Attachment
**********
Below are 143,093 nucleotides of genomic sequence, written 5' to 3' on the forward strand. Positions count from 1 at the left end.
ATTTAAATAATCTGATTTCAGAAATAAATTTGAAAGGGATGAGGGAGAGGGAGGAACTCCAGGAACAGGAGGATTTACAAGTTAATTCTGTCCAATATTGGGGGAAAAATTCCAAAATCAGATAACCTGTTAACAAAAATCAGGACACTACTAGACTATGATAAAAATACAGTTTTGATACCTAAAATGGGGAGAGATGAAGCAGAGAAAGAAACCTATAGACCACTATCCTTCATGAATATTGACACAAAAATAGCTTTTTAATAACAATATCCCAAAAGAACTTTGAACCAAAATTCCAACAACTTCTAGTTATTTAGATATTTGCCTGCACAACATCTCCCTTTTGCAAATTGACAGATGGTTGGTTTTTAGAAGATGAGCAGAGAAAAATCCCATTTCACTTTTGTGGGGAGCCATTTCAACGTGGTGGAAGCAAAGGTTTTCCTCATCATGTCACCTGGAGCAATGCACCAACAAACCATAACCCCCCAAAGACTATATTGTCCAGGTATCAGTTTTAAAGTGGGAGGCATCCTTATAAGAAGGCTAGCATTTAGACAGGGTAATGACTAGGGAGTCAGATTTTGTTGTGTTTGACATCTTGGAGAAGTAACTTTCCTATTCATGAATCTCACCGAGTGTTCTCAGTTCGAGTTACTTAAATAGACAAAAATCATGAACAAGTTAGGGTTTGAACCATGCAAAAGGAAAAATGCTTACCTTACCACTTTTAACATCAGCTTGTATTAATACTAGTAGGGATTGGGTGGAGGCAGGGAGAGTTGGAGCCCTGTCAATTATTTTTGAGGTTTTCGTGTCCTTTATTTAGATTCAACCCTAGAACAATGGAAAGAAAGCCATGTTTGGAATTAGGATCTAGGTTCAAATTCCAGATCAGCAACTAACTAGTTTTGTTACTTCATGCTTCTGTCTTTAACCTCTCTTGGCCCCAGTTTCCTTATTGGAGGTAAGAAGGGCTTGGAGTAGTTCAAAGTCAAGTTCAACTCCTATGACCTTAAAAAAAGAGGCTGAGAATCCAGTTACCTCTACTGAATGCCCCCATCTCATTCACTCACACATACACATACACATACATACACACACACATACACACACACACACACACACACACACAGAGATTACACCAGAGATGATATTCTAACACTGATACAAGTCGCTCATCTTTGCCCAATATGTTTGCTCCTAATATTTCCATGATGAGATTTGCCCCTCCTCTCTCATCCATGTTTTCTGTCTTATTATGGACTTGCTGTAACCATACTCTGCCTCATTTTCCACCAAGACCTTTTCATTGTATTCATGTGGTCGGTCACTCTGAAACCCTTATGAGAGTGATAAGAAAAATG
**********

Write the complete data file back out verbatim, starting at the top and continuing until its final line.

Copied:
Below are 143,093 nucleotides of genomic sequence, written 5' to 3' on the forward strand. Positions count from 1 at the left end.
ATTTAAATAATCTGATTTCAGAAATAAATTTGAAAGGGATGAGGGAGAGGGAGGAACTCCAGGAACAGGAGGATTTACAAGTTAATTCTGTCCAATATTGGGGGAAAAATTCCAAAATCAGATAACCTGTTAACAAAAATCAGGACACTACTAGACTATGATAAAAATACAGTTTTGATACCTAAAATGGGGAGAGATGAAGCAGAGAAAGAAACCTATAGACCACTATCCTTCATGAATATTGACACAAAAATAGCTTTTTAATAACAATATCCCAAAAGAACTTTGAACCAAAATTCCAACAACTTCTAGTTATTTAGATATTTGCCTGCACAACATCTCCCTTTTGCAAATTGACAGATGGTTGGTTTTTAGAAGATGAGCAGAGAAAAATCCCATTTCACTTTTGTGGGGAGCCATTTCAACGTGGTGGAAGCAAAGGTTTTCCTCATCATGTCACCTGGAGCAATGCACCAACAAACCATAACCCCCCAAAGACTATATTGTCCAGGTATCAGTTTTAAAGTGGGAGGCATCCTTATAAGAAGGCTAGCATTTAGACAGGGTAATGACTAGGGAGTCAGATTTTGTTGTGTTTGACATCTTGGAGAAGTAACTTTCCTATTCATGAATCTCACCGAGTGTTCTCAGTTCGAGTTACTTAAATAGACAAAAATCATGAACAAGTTAGGGTTTGAACCATGCAAAAGGAAAAATGCTTACCTTACCACTTTTAACATCAGCTTGTATTAATACTAGTAGGGATTGGGTGGAGGCAGGGAGAGTTGGAGCCCTGTCAATTATTTTTGAGGTTTTCGTGTCCTTTATTTAGATTCAACCCTAGAACAATGGAAAGAAAGCCATGTTTGGAATTAGGATCTAGGTTCAAATTCCAGATCAGCAACTAACTAGTTTTGTTACTTCATGCTTCTGTCTTTAACCTCTCTTGGCCCCAGTTTCCTTATTGGAGGTAAGAAGGGCTTGGAGTAGTTCAAAGTCAAGTTCAACTCCTATGACCTTAAAAAAAGAGGCTGAGAATCCAGTTACCTCTACTGAATGCCCCCATCTCATTCACTCACACATACACATACACATACATACACACACACATACACACACACACACACACACACACACAGAGATTACACCAGAGATGATATTCTAACACTGATACAAGTCGCTCATCTTTGCCCAATATGTTTGCTCCTAATATTTCCATGATGAGATTTGCCCCTCCTCTCTCATCCATGTTTTCTGTCTTATTATGGACTTGCTGTAACCATACTCTGCCTCATTTTCCACCAAGACCTTTTCATTGTATTCATGTGGTCGGTCACTCTGAAACCCTTATGAGAGTGATAAGAAAAATG